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Gambling Regulation and Vulnerability

Malgorzata A. Carran

Since the UK Gambling Act of 2005 was introduced, gambling has stopped being seen, politically and legally as an inherent vice and is now viewed as a legitimate form of entertainment. Gambling Regulation and Vulnerability explores the laws around gambling that aim to protect society and individuals, examining the differences between regulatory rhetoric and the impact of legislative and regulatory measures. Malgorzata Carran finds that although the Gambling Act introduced many positive changes to gambling regulation, it has created an environment in which protection of vulnerable individuals becomes difficult. Carran challenges the existing legislative premise that regulation alone is able to balance the effect of liberalisation for those who are vulnerable.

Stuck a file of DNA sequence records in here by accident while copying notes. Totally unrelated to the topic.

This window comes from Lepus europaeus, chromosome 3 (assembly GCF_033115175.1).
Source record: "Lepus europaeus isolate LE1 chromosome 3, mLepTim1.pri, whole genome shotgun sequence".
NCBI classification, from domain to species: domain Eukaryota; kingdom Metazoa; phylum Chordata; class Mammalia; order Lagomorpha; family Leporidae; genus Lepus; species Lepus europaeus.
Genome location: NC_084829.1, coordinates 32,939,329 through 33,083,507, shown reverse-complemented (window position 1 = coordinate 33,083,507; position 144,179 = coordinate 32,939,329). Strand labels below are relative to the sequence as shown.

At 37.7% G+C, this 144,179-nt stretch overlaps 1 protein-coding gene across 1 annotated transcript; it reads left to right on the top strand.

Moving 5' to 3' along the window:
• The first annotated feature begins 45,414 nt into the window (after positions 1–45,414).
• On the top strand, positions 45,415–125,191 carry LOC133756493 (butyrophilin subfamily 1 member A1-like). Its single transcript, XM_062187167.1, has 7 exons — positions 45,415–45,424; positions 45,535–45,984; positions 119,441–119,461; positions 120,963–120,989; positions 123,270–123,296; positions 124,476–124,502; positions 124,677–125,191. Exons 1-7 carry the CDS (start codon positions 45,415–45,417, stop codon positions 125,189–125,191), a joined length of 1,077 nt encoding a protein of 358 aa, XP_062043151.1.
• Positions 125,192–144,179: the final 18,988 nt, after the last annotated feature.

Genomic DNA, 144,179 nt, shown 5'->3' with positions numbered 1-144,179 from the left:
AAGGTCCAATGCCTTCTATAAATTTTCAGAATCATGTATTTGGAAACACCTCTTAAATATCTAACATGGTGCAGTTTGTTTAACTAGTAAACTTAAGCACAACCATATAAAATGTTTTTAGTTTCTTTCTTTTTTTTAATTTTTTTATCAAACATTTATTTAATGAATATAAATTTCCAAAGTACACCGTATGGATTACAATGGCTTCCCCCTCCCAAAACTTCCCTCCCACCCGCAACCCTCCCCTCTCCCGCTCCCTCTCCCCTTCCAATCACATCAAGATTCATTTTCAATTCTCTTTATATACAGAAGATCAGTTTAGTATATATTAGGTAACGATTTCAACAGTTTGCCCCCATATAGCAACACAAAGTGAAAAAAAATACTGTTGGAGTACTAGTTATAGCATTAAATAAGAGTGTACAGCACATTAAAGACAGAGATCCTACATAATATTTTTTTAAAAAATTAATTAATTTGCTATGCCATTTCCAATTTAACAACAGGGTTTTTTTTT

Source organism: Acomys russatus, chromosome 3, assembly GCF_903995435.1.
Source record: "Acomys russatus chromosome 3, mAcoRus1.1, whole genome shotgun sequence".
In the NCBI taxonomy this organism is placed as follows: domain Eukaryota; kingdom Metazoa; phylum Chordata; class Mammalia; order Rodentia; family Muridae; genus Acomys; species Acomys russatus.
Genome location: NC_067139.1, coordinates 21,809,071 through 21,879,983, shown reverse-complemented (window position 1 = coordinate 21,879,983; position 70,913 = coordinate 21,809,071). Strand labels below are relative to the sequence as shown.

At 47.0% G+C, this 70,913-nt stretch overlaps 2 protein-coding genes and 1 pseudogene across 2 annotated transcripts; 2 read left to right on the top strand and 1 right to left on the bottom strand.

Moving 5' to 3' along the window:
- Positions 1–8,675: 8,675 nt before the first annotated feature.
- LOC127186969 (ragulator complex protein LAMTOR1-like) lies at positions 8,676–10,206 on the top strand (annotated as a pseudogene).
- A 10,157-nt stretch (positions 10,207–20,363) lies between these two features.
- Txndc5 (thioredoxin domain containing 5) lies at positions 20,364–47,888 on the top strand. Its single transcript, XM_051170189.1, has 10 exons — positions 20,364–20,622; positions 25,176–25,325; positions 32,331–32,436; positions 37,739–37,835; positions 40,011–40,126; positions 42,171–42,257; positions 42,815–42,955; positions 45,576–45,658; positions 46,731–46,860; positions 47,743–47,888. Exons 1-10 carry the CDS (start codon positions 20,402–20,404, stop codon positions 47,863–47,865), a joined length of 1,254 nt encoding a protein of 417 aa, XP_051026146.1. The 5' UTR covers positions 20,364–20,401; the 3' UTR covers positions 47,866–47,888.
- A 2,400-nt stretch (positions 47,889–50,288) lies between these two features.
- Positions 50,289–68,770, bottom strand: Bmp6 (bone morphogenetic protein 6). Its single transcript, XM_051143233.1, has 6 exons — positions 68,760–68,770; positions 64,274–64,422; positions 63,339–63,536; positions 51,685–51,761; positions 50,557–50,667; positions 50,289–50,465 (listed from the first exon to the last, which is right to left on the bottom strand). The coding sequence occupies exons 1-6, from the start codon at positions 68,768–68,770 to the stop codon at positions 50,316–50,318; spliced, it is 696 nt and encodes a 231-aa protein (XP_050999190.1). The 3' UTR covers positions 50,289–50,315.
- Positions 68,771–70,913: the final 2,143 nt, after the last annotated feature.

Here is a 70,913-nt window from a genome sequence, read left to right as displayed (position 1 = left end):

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Malgorzata A. Carran

Gambling constitutes an inherent part of the British cultural landscape, but due to its potential to cause significant detriment it remains controversial. The Gambling Act 2005 liberalised the UK gambling industry and created an environment where commercial gambling, although regulated, can be offered within a relatively free market and stimulated by advertising. The task of the law is to provide a framework where the need for customer choice and the respect for private liberties can be adequately balanced with the duty to protect vulnerable individuals. This discourse discusses the implications of the new regime on the protection of minors and other vulnerable groups. It uniquely combines legal doctrinal analysis with empirical evidence collected from a sample of British school pupils to expose the impact that liberalisation has on them.

Malgorzata Anna Carran

September 2017